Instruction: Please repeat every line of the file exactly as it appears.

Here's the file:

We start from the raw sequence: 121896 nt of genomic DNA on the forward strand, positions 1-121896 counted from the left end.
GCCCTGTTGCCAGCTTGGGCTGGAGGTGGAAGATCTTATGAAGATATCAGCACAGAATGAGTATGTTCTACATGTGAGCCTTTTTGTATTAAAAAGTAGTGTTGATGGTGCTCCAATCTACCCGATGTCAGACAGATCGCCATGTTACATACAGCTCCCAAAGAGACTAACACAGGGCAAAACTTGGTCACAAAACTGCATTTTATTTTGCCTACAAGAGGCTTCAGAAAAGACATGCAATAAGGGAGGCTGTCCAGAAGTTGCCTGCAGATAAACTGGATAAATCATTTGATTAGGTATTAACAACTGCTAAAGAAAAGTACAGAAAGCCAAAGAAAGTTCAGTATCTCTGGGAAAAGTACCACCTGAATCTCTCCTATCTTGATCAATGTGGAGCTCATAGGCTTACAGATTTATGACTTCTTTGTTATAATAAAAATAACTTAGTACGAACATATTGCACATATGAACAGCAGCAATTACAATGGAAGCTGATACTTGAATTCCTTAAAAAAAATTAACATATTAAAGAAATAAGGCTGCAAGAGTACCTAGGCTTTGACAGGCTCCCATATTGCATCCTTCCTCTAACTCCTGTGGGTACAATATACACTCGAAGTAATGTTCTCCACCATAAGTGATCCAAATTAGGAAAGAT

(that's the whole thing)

We start from the raw sequence: 121896 nt of genomic DNA on the forward strand, positions 1-121896 counted from the left end.
GCCCTGTTGCCAGCTTGGGCTGGAGGTGGAAGATCTTATGAAGATATCAGCACAGAATGAGTATGTTCTACATGTGAGCCTTTTTGTATTAAAAAGTAGTGTTGATGGTGCTCCAATCTACCCGATGTCAGACAGATCGCCATGTTACATACAGCTCCCAAAGAGACTAACACAGGGCAAAACTTGGTCACAAAACTGCATTTTATTTTGCCTACAAGAGGCTTCAGAAAAGACATGCAATAAGGGAGGCTGTCCAGAAGTTGCCTGCAGATAAACTGGATAAATCATTTGATTAGGTATTAACAACTGCTAAAGAAAAGTACAGAAAGCCAAAGAAAGTTCAGTATCTCTGGGAAAAGTACCACCTGAATCTCTCCTATCTTGATCAATGTGGAGCTCATAGGCTTACAGATTTATGACTTCTTTGTTATAATAAAAATAACTTAGTACGAACATATTGCACATATGAACAGCAGCAATTACAATGGAAGCTGATACTTGAATTCCTTAAAAAAAATTAACATATTAAAGAAATAAGGCTGCAAGAGTACCTAGGCTTTGACAGGCTCCCATATTGCATCCTTCCTCTAACTCCTGTGGGTACAATATACACTCGAAGTAATGTTCTCCACCATAAGTGATCCAAATTAGGAAAGAT